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Home :: Archive :: 1997 :: April ::
Re: Sources for Oedipus Theory; Antinomies
The Shakespeare Conference: SHK 8.0419.  Friday, 4 April 1997.

[1]     From:   John Boni <
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        Date:   Thursday, 3 Apr 1997 16:39:50 -0600 (CST)
        Subj:   Re: SHK 8.0409 Re: Sources for Oedipus Theory

[2]     From:   C. David Frankel <
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        Date:   Friday, 4 Apr 1997 07:12:24 -0500 (EST)
        Subj:   Re: SHK 8.0411  Re: Antinomies


[1]-----------------------------------------------------------------
From:           John Boni <
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Date:           Thursday, 3 Apr 1997 16:39:50 -0600 (CST)
Subject: 8.0409 Re: Sources for Oedipus Theory
Comment:        Re: SHK 8.0409 Re: Sources for Oedipus Theory

Norman Holland asks about Hamlet's instruction to his mother in
Gertrude's closet after he has murdered Polonius.

What is important is Hamlet's negative exists because his second set of
instructions to Gertrude contradicts the first, given to her only a few
lines earlier.  In the first set, he had posed the possibility of reform
to Gertrude: "Confess yourself to heaven/Repent what's past..." in the
most orthodox terms.

Then Hamlet accepts his role as scourge ("For this same lord/ I do
repent; but heaven hath pleased it so,/ To punish me with this and this
with me,/ that I must be their scourge and minister."  (G. R. Elliott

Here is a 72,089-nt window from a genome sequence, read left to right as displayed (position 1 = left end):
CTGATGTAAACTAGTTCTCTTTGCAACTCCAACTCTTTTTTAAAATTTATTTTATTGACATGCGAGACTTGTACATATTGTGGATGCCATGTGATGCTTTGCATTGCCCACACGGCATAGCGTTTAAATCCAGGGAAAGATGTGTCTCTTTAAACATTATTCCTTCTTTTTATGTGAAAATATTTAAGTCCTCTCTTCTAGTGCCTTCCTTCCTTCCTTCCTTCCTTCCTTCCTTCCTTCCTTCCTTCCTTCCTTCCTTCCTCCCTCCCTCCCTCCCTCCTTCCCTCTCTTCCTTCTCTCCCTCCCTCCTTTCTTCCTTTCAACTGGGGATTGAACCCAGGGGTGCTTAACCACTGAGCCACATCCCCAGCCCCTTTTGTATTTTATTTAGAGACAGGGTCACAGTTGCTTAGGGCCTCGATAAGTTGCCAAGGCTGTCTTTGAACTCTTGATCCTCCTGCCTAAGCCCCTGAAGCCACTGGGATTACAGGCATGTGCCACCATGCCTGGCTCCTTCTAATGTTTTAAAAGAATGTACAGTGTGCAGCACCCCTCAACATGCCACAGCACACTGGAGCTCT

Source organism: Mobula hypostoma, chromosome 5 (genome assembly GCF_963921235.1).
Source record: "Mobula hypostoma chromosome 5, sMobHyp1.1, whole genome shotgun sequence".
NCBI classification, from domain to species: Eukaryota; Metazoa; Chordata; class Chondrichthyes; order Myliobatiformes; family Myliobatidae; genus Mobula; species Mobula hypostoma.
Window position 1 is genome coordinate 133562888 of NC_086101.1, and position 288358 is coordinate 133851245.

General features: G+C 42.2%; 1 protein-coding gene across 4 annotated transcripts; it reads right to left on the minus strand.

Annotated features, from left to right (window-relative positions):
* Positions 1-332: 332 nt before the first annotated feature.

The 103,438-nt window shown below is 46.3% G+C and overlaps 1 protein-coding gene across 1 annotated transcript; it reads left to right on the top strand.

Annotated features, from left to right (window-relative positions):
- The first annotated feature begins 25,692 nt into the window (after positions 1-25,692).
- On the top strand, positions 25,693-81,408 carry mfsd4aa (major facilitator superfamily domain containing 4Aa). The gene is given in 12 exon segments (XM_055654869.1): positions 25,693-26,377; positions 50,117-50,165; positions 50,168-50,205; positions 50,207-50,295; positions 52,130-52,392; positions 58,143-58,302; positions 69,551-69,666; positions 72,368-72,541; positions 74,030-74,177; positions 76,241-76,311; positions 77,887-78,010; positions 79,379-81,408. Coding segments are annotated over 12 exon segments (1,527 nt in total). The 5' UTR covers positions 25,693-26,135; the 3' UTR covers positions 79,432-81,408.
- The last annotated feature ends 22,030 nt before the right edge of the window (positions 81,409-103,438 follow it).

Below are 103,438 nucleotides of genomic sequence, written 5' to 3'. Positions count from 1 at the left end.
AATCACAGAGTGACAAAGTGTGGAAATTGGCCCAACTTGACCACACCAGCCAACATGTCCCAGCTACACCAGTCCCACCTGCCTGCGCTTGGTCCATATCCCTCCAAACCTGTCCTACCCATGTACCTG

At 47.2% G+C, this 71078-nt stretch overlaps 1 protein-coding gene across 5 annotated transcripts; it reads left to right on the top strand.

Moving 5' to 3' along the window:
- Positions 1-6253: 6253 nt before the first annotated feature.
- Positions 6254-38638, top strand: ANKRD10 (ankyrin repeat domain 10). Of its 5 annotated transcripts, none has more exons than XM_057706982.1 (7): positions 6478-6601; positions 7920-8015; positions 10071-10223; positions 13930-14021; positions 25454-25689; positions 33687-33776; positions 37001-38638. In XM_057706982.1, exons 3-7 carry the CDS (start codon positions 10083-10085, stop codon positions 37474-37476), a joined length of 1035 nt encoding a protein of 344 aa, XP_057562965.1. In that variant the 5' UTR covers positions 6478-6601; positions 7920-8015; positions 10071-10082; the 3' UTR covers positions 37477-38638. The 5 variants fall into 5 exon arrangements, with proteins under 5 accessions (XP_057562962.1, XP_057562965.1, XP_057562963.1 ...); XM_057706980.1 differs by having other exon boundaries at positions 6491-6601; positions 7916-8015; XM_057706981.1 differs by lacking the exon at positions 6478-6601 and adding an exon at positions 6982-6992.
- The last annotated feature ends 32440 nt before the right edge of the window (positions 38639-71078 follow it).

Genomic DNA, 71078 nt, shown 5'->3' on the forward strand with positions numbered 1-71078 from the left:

has a good piece with this title.)

Thus, the "bloody" Hamlet, enjoying the pain of "the bloat king"
'paddling' Gertrude's cheeks and bestowing his "reechy kisses" upon her,
now sets Gertrude as a tool to work on Claudius.  Now comes MY question:
Why does Hamlet instruct her to essentially expose his subterfuge:
"ravel all this matter out,/ That I am essentially not in madness,/ But
mad in craft."

Responses?
John M. Boni

[2]-----------------------------------------------------------------
From:           C. David Frankel <
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Date:           Friday, 4 Apr 1997 07:12:24 -0500 (EST)
Subject: 8.0411  Re: Antinomies
Comment:        Re: SHK 8.0411  Re: Antinomies

On Thursday, 3 Apr 1997, Chris Stroffolino wrote:

>> Yes. I agree, they (differences) are "transcended" or they "collapse" at  least at SOME point (though it doesn't necessarily get the last  word)--Would you object to the synonymity of those two words in quotes? --Chris S.

Not at all.  In my recent reading of Kenneth Burke, I've contracted
Burkean flu.  He frequently focuses on various linguistic dichotomies
and discusses the way that as levels of generalization change the
original terms get transcended either upward or downward. I think that
sometimes, at least, that means that as one term or the other gets
stressed, we go up or down (each, of course, being relative to the mind
of the interpreter who gets to decide which term is up).

cdf
 

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